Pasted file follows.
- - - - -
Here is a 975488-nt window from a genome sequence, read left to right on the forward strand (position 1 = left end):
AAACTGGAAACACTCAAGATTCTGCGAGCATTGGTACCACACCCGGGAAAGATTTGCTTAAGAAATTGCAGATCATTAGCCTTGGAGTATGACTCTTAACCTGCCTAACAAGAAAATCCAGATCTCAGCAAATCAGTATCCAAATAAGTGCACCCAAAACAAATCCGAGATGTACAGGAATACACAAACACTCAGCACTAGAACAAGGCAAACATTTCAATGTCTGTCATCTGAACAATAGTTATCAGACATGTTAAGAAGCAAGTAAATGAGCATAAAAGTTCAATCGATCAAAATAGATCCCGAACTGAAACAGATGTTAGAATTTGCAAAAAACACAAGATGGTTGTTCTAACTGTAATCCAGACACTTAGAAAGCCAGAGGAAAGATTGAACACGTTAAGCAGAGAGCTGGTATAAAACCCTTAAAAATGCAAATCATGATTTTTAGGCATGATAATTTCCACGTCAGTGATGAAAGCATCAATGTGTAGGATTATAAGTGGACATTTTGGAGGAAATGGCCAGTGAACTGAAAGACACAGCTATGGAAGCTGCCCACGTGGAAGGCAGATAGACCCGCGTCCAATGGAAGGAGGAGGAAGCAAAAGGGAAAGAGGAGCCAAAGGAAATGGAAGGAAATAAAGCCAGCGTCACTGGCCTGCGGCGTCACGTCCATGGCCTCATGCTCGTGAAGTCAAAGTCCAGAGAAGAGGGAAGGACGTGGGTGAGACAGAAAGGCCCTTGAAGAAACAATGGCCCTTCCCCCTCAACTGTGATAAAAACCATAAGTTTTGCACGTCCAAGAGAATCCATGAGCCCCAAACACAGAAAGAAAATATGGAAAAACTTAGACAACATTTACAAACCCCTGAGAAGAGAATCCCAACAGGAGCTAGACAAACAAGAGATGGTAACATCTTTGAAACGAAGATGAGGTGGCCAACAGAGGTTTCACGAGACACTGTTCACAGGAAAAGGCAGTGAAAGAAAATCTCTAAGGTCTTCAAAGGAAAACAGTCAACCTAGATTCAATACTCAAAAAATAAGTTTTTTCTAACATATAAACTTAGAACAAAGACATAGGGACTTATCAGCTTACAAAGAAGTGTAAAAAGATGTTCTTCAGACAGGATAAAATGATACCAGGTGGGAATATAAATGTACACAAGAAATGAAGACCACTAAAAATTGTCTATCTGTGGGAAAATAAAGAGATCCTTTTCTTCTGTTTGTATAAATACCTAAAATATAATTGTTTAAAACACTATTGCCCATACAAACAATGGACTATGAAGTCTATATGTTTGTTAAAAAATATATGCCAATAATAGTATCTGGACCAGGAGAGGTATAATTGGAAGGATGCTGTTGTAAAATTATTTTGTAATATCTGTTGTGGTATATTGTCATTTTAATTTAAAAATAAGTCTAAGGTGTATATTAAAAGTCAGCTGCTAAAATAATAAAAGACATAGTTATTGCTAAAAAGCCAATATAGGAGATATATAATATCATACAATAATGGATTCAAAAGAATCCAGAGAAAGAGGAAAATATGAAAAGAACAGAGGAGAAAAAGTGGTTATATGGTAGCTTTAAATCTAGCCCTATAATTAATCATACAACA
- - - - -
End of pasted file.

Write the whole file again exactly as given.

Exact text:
Here is a 975488-nt window from a genome sequence, read left to right on the forward strand (position 1 = left end):
AAACTGGAAACACTCAAGATTCTGCGAGCATTGGTACCACACCCGGGAAAGATTTGCTTAAGAAATTGCAGATCATTAGCCTTGGAGTATGACTCTTAACCTGCCTAACAAGAAAATCCAGATCTCAGCAAATCAGTATCCAAATAAGTGCACCCAAAACAAATCCGAGATGTACAGGAATACACAAACACTCAGCACTAGAACAAGGCAAACATTTCAATGTCTGTCATCTGAACAATAGTTATCAGACATGTTAAGAAGCAAGTAAATGAGCATAAAAGTTCAATCGATCAAAATAGATCCCGAACTGAAACAGATGTTAGAATTTGCAAAAAACACAAGATGGTTGTTCTAACTGTAATCCAGACACTTAGAAAGCCAGAGGAAAGATTGAACACGTTAAGCAGAGAGCTGGTATAAAACCCTTAAAAATGCAAATCATGATTTTTAGGCATGATAATTTCCACGTCAGTGATGAAAGCATCAATGTGTAGGATTATAAGTGGACATTTTGGAGGAAATGGCCAGTGAACTGAAAGACACAGCTATGGAAGCTGCCCACGTGGAAGGCAGATAGACCCGCGTCCAATGGAAGGAGGAGGAAGCAAAAGGGAAAGAGGAGCCAAAGGAAATGGAAGGAAATAAAGCCAGCGTCACTGGCCTGCGGCGTCACGTCCATGGCCTCATGCTCGTGAAGTCAAAGTCCAGAGAAGAGGGAAGGACGTGGGTGAGACAGAAAGGCCCTTGAAGAAACAATGGCCCTTCCCCCTCAACTGTGATAAAAACCATAAGTTTTGCACGTCCAAGAGAATCCATGAGCCCCAAACACAGAAAGAAAATATGGAAAAACTTAGACAACATTTACAAACCCCTGAGAAGAGAATCCCAACAGGAGCTAGACAAACAAGAGATGGTAACATCTTTGAAACGAAGATGAGGTGGCCAACAGAGGTTTCACGAGACACTGTTCACAGGAAAAGGCAGTGAAAGAAAATCTCTAAGGTCTTCAAAGGAAAACAGTCAACCTAGATTCAATACTCAAAAAATAAGTTTTTTCTAACATATAAACTTAGAACAAAGACATAGGGACTTATCAGCTTACAAAGAAGTGTAAAAAGATGTTCTTCAGACAGGATAAAATGATACCAGGTGGGAATATAAATGTACACAAGAAATGAAGACCACTAAAAATTGTCTATCTGTGGGAAAATAAAGAGATCCTTTTCTTCTGTTTGTATAAATACCTAAAATATAATTGTTTAAAACACTATTGCCCATACAAACAATGGACTATGAAGTCTATATGTTTGTTAAAAAATATATGCCAATAATAGTATCTGGACCAGGAGAGGTATAATTGGAAGGATGCTGTTGTAAAATTATTTTGTAATATCTGTTGTGGTATATTGTCATTTTAATTTAAAAATAAGTCTAAGGTGTATATTAAAAGTCAGCTGCTAAAATAATAAAAGACATAGTTATTGCTAAAAAGCCAATATAGGAGATATATAATATCATACAATAATGGATTCAAAAGAATCCAGAGAAAGAGGAAAATATGAAAAGAACAGAGGAGAAAAAGTGGTTATATGGTAGCTTTAAATCTAGCCCTATAATTAATCATACAACA